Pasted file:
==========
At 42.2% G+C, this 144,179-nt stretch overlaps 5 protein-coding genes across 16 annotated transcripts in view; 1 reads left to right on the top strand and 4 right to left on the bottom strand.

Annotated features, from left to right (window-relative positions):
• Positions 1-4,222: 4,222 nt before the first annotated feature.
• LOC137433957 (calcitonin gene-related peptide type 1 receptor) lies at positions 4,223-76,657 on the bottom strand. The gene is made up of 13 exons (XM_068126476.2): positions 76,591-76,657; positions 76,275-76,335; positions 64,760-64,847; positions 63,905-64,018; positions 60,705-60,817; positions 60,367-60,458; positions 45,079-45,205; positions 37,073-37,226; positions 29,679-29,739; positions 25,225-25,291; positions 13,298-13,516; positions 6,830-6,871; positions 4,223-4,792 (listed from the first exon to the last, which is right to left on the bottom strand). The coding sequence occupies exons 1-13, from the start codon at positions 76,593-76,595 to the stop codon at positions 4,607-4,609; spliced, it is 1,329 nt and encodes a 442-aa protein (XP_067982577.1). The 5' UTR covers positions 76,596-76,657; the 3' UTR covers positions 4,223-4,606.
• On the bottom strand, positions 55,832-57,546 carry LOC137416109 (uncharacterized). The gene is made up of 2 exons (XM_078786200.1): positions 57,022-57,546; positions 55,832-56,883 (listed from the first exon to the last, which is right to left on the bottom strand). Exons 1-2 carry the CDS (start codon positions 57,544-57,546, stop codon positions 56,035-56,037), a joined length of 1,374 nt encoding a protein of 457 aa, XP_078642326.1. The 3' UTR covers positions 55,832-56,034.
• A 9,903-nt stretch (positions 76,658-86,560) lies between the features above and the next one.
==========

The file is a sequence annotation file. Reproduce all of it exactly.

At 42.2% G+C, this 144,179-nt stretch overlaps 5 protein-coding genes across 16 annotated transcripts in view; 1 reads left to right on the top strand and 4 right to left on the bottom strand.

Annotated features, from left to right (window-relative positions):
• Positions 1-4,222: 4,222 nt before the first annotated feature.
• LOC137433957 (calcitonin gene-related peptide type 1 receptor) lies at positions 4,223-76,657 on the bottom strand. The gene is made up of 13 exons (XM_068126476.2): positions 76,591-76,657; positions 76,275-76,335; positions 64,760-64,847; positions 63,905-64,018; positions 60,705-60,817; positions 60,367-60,458; positions 45,079-45,205; positions 37,073-37,226; positions 29,679-29,739; positions 25,225-25,291; positions 13,298-13,516; positions 6,830-6,871; positions 4,223-4,792 (listed from the first exon to the last, which is right to left on the bottom strand). The coding sequence occupies exons 1-13, from the start codon at positions 76,593-76,595 to the stop codon at positions 4,607-4,609; spliced, it is 1,329 nt and encodes a 442-aa protein (XP_067982577.1). The 5' UTR covers positions 76,596-76,657; the 3' UTR covers positions 4,223-4,606.
• On the bottom strand, positions 55,832-57,546 carry LOC137416109 (uncharacterized). The gene is made up of 2 exons (XM_078786200.1): positions 57,022-57,546; positions 55,832-56,883 (listed from the first exon to the last, which is right to left on the bottom strand). Exons 1-2 carry the CDS (start codon positions 57,544-57,546, stop codon positions 56,035-56,037), a joined length of 1,374 nt encoding a protein of 457 aa, XP_078642326.1. The 3' UTR covers positions 55,832-56,034.
• A 9,903-nt stretch (positions 76,658-86,560) lies between the features above and the next one.